Voices of the mill: Joe Reed, 51, of Everett

In this series, we’re telling the stories of what the Kimberly-Clark mill closure means for workers and for Everett, which has been defined by mills for more than a century.

Right out of high school, Joe Reed didn’t want to go college so his father told him to get a job.

Even though Reed didn’t want to do shift work like his father, he found himself putting an application into the same place his father had worked for years: Scott Paper Co.

Eventually he worked his way up to machine tender, a high-prestige job that put him at the helm of a gigantic machine that turned pulp into paper.

He’s spent most of his time at machine No. 4, which is four-stories tall and produces napkins.

He’s still working at the mill loading trailers, even though the machine he ran has been shut down. He’s watched workers dismantle it and bring it out of the mill piece by piece. He’s been told it is on its way to Arlington for storage and eventually it will be shipped to China.

“A lot of people avoid walking through the paper mill,” he said. “It’s just depressing to walk through and see it being taking apart.”

His wife, Amy, worked at the mill for a decade, too. Both of their families have strong ties to Everett’s mills. The smells and sounds of industry were the backdrops of their childhoods.

She walked the picket lines with her father. She went to union meetings and company picnics. The paper mill was engraved in their lives. Everyone they knew worked at the mill.

When her father first moved to the area, he had a choice between Boeing and the mills and he chose mill work, which seemed more secure. As he put it, airplanes were a luxury and toilet paper was not.

“I’m really glad he’s not here to see this,” Amy Reed said of the closure.

They may have to go out of state to find work.

Starting fresh at Boeing won’t pay as well and Joe Reed wouldn’t have any seniority. They’d rather not leave the Northwest, but what choice do they have?

More in Local News

Longboarders from near and far hit the trail in Arlington

The Centennial Sk8 Festival was serious competition for some and just for fun for others.

Signs show the rates for using the express toll lanes for traffic headed southbound on Interstate 405, Tuesday, Feb. 16, 2016, in Bothell, Wash. Gov. Jay Inslee announced plans Tuesday to try to decrease congestion on I-405 in answer to commuter complaints that the new express lane tolling system is making traffic worse. The governor said he would not be shutting down the tolling system as some people have called for. But the state transportation department is making plans to add new northbound general purpose lanes to ease some of the congestion and also plan to make it easier to move into and out of the express lanes. (AP Photo/Elaine Thompson)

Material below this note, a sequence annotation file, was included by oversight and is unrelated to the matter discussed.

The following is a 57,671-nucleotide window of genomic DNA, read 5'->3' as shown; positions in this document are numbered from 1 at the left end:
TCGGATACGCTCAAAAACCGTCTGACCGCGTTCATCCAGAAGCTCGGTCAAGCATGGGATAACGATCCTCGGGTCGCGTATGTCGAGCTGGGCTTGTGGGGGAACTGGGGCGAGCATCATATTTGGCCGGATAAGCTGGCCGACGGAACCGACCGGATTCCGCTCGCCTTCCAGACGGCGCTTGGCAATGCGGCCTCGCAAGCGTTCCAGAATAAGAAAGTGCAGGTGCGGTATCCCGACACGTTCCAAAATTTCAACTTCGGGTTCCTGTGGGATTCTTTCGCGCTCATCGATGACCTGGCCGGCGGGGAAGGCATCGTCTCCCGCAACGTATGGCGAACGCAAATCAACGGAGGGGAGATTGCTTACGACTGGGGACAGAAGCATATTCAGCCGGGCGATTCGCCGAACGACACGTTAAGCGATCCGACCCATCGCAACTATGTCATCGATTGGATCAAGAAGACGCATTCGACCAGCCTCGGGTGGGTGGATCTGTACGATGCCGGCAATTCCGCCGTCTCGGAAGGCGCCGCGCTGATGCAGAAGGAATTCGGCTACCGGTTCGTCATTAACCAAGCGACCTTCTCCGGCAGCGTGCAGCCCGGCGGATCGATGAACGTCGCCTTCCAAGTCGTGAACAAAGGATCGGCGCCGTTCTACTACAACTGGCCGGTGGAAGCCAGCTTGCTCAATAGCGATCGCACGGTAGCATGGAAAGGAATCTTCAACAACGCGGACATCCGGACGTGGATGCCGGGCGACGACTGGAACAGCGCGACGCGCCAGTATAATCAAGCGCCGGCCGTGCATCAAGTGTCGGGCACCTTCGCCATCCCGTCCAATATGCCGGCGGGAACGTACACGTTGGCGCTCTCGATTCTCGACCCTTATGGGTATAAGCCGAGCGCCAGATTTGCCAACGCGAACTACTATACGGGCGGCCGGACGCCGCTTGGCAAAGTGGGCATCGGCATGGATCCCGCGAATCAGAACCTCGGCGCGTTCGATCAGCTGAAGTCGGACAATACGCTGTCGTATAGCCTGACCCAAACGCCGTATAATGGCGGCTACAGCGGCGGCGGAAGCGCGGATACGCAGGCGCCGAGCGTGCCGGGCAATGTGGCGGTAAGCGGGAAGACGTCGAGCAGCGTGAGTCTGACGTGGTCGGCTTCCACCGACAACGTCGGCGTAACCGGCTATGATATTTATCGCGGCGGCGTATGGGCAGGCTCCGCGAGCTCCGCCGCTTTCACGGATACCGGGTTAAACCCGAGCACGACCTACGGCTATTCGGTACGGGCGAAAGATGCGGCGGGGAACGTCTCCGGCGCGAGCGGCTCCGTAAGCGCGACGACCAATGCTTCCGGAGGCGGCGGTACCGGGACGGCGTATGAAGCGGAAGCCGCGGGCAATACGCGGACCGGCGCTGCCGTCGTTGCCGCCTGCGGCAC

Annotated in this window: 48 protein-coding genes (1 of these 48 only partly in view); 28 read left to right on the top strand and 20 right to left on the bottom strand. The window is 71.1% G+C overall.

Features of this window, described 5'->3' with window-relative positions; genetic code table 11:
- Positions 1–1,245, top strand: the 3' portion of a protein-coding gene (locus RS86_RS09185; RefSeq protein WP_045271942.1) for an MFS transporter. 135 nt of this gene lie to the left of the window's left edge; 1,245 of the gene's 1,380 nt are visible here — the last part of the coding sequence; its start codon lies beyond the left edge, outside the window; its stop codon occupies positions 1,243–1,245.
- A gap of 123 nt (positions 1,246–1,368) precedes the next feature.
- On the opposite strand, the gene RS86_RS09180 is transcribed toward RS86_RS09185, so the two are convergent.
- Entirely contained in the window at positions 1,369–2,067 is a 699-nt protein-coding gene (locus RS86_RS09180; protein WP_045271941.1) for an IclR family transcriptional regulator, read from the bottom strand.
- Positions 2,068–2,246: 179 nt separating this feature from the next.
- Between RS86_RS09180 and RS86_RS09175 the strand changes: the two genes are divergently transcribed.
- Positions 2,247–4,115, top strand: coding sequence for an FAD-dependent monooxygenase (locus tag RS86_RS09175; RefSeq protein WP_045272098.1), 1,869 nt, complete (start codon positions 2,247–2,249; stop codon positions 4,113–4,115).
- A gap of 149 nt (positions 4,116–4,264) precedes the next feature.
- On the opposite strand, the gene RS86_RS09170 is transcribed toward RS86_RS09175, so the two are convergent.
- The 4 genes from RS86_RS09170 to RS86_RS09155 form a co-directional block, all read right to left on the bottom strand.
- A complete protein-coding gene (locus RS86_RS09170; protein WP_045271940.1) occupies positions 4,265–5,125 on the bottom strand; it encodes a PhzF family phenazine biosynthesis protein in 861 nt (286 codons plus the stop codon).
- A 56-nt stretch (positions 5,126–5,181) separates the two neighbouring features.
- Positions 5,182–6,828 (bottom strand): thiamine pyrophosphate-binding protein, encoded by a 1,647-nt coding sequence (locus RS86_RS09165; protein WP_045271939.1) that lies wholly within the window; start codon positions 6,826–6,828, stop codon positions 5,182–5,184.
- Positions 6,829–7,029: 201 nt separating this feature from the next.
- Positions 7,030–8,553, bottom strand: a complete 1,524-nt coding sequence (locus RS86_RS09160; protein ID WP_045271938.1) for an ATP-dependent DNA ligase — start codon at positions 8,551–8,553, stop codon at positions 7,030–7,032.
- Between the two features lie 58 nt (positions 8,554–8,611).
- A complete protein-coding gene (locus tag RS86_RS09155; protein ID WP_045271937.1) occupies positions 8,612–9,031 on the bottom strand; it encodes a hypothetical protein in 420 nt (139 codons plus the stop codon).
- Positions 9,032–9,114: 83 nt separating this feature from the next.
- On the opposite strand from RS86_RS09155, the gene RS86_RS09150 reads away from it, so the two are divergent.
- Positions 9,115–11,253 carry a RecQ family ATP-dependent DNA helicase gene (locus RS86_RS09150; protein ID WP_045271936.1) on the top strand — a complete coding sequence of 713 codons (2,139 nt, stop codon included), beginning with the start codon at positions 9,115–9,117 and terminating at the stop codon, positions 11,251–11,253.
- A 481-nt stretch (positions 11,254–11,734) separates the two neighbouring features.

After a 2-year trial, are I-405’s toll lanes here to stay?

Lawmakers will decide whether to keep them or end the experiment and try something else.

Weary drivers using toll lanes say they have little choice

Congestion continues to be a tedious reality for commuters on I-405, which is as clogged as ever.

Council passes six-month moratorium on safe injection sites

Proposal by County Councilman Nate Nehring passed unanimously.

Terrace woman held following collision in Everett

The three occupants in vehicle were transported to a local hospital in serious condition.

Information sought on drive-by shooting in Everett

Debris from an apparent crash, evidence of gunfire found in the 2800 block of California Street.

Crews recover body of man who fell over Wallace Falls

The area where the man fell is called Sky Valley Lookout, 2.4 miles from the parking lot.

Herald photos of the week

A weekly collection of The Herald’s best images by staff photographers and… Continue reading

This week’s Herald Super Kid is Nathan Nicholson of Snohomish High School. (Dan Bates / The Herald)
‘The future is biotech,’ but for now he’s busy with everything

Snohomish senior Nathan Nicholson is a student leader and media master.

Most Read